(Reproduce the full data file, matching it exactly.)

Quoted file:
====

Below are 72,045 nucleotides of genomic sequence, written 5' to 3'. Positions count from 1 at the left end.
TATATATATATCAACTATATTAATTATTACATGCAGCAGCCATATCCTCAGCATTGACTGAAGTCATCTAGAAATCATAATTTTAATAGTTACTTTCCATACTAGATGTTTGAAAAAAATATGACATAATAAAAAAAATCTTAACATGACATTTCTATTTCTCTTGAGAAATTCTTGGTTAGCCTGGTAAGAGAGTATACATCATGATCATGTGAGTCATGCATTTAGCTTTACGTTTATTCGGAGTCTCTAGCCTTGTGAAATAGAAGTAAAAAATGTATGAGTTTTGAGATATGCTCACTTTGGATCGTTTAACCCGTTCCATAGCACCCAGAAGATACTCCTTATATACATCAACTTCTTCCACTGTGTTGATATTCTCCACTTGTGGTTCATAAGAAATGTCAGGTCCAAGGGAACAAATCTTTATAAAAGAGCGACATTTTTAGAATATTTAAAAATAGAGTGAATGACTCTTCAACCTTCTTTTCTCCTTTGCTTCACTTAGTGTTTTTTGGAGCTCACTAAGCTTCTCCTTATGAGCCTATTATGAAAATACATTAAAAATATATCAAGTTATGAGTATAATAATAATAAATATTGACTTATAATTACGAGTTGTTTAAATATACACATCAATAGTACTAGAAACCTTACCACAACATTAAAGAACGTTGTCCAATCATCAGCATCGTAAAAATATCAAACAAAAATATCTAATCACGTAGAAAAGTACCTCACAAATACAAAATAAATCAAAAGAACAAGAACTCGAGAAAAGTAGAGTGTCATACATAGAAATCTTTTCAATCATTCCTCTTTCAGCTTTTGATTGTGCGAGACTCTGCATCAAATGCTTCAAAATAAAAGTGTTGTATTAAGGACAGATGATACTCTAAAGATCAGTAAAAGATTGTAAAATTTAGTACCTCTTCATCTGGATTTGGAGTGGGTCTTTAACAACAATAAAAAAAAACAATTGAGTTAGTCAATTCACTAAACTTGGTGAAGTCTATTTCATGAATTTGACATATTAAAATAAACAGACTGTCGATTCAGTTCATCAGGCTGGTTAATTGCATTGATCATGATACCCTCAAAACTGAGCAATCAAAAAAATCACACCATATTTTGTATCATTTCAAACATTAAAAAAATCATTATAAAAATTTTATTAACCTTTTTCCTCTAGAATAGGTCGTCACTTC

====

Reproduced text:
Below are 72,045 nucleotides of genomic sequence, written 5' to 3'. Positions count from 1 at the left end.
TATATATATATCAACTATATTAATTATTACATGCAGCAGCCATATCCTCAGCATTGACTGAAGTCATCTAGAAATCATAATTTTAATAGTTACTTTCCATACTAGATGTTTGAAAAAAATATGACATAATAAAAAAAATCTTAACATGACATTTCTATTTCTCTTGAGAAATTCTTGGTTAGCCTGGTAAGAGAGTATACATCATGATCATGTGAGTCATGCATTTAGCTTTACGTTTATTCGGAGTCTCTAGCCTTGTGAAATAGAAGTAAAAAATGTATGAGTTTTGAGATATGCTCACTTTGGATCGTTTAACCCGTTCCATAGCACCCAGAAGATACTCCTTATATACATCAACTTCTTCCACTGTGTTGATATTCTCCACTTGTGGTTCATAAGAAATGTCAGGTCCAAGGGAACAAATCTTTATAAAAGAGCGACATTTTTAGAATATTTAAAAATAGAGTGAATGACTCTTCAACCTTCTTTTCTCCTTTGCTTCACTTAGTGTTTTTTGGAGCTCACTAAGCTTCTCCTTATGAGCCTATTATGAAAATACATTAAAAATATATCAAGTTATGAGTATAATAATAATAAATATTGACTTATAATTACGAGTTGTTTAAATATACACATCAATAGTACTAGAAACCTTACCACAACATTAAAGAACGTTGTCCAATCATCAGCATCGTAAAAATATCAAACAAAAATATCTAATCACGTAGAAAAGTACCTCACAAATACAAAATAAATCAAAAGAACAAGAACTCGAGAAAAGTAGAGTGTCATACATAGAAATCTTTTCAATCATTCCTCTTTCAGCTTTTGATTGTGCGAGACTCTGCATCAAATGCTTCAAAATAAAAGTGTTGTATTAAGGACAGATGATACTCTAAAGATCAGTAAAAGATTGTAAAATTTAGTACCTCTTCATCTGGATTTGGAGTGGGTCTTTAACAACAATAAAAAAAAACAATTGAGTTAGTCAATTCACTAAACTTGGTGAAGTCTATTTCATGAATTTGACATATTAAAATAAACAGACTGTCGATTCAGTTCATCAGGCTGGTTAATTGCATTGATCATGATACCCTCAAAACTGAGCAATCAAAAAAATCACACCATATTTTGTATCATTTCAAACATTAAAAAAATCATTATAAAAATTTTATTAACCTTTTTCCTCTAGAATAGGTCGTCACTTC